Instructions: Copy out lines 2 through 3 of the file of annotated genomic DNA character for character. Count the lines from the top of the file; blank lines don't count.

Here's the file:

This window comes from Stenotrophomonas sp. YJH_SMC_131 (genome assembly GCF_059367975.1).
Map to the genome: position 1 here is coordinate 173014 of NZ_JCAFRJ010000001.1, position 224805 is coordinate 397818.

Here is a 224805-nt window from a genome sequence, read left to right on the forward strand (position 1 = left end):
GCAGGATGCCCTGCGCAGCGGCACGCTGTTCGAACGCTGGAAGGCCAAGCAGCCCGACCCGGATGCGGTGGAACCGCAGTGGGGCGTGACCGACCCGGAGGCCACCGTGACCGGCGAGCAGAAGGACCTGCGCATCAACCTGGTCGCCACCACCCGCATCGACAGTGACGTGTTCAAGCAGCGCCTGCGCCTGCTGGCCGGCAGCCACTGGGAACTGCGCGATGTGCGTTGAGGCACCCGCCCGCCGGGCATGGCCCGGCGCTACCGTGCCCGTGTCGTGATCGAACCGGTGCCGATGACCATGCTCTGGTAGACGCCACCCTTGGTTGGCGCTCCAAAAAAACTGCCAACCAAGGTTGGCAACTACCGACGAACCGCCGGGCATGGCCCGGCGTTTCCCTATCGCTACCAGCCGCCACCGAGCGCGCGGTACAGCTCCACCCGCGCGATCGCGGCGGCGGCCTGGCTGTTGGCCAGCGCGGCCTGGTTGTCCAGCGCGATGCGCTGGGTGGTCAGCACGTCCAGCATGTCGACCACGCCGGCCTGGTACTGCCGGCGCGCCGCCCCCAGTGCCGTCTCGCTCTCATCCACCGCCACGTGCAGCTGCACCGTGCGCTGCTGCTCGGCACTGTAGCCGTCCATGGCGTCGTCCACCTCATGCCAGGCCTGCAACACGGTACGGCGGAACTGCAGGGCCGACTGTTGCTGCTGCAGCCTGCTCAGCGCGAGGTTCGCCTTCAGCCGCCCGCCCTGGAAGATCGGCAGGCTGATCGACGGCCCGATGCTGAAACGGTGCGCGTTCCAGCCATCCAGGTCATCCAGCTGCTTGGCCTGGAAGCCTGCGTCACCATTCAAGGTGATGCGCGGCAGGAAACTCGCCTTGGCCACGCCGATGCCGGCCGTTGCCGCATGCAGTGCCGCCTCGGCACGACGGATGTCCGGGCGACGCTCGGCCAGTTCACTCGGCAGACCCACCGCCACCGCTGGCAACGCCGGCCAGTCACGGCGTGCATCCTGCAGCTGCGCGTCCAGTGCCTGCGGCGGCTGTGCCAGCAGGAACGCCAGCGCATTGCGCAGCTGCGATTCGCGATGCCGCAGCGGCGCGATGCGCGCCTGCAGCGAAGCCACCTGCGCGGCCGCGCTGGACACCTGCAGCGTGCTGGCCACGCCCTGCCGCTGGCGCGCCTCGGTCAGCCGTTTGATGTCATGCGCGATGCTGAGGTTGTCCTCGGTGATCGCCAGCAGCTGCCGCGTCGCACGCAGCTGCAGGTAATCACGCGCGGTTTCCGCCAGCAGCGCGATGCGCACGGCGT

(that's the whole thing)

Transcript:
Map to the genome: position 1 here is coordinate 173014 of NZ_JCAFRJ010000001.1, position 224805 is coordinate 397818.

Here is a 224805-nt window from a genome sequence, read left to right on the forward strand (position 1 = left end):